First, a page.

Ok, let’s see what I did this week. 🙂
Beside of what I presented in the post from yesterday I also made the status bar work properly for the next type of elements:
– Time signature
– Repeat Measures
I also implemented a system that tells the ScoreAccessibility class that the the current information has changed. For those of you who don’t want to read the long version in the previous post, here is the short one. 🙂
Bassically is an Observer pattern implemented with signals and slots. So the ScoreAccessibilityInfo has a slot that updates the status bar and the ElementAccessibilityInfo and Element each have a signal for telling the the information has changed. The signal from Element is connected to the signal from ElementAccessibilityInfo which in the end is connected to the slot from ScoreAccessibilityInfo for the object the ocupies the status bar. The reason why I like very much the signal/slot system in combination with the Observer pattern is that you don’t have to check if there is something else connected to the other end. You just emit the signal and if there is a ElementAccessibilityInfo instantiated, it will propagate the signal and if it’s also connected to the slot, it updates the status bar, but like I said there is no checking required. I think that this is a very nice way of applying the “Tell, don’t ask” principle.
Also, I got in touch with one of the main developers for Accessibility from Qt, Frederik Gladhorn, and he was able to help me with most of the problems that I had. Now the code works in my testing project so I can start moving it in MuseScore. I wasn’t yet able to give “fake” focus to a QObject so that the screen-reader can view it, but once I do that I will unpload the project so that anyone can use it. There are two things that I would like to mention here, that are not specifically written in the Qt documentation:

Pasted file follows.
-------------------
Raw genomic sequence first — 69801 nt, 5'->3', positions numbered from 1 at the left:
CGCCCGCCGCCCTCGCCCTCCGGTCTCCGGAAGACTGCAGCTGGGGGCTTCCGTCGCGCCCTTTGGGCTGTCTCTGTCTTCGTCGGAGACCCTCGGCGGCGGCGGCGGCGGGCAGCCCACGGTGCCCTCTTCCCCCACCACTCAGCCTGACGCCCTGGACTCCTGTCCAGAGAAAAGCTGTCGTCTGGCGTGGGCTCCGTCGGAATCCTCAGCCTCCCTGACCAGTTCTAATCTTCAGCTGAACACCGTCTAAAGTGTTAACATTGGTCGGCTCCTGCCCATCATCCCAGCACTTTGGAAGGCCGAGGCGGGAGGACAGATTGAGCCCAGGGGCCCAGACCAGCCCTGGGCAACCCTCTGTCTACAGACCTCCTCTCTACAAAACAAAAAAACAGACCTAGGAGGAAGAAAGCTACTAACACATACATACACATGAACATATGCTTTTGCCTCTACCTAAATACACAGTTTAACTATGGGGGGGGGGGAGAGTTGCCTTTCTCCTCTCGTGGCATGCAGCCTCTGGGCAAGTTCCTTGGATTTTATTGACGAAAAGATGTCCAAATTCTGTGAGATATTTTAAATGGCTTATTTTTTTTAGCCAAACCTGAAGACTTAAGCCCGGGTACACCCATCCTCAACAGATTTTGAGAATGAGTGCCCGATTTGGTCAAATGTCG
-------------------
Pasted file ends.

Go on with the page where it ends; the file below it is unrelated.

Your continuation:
– Most screen-readers ignore any update that is not about the widget that has focus
– Child(0) is not the object itself, it’s the first(if it exists) child widget
This week I’ll probably have working the screen-reader and the basic information collected about all the Element objects so I can start collecting extra info.
As I discussed with Marc, the status bar will only have the basic information, but the screen-reader will actually tell more, like for example for a note: what annotations, articulations it has, if it has explicit accidentals, etc. We will provide all this info, but the user doesn’t need to listen to it every time, since moving to the next element makes the screen-reader tell the info of that one.
Thank you for reading!
See you next week! 🙂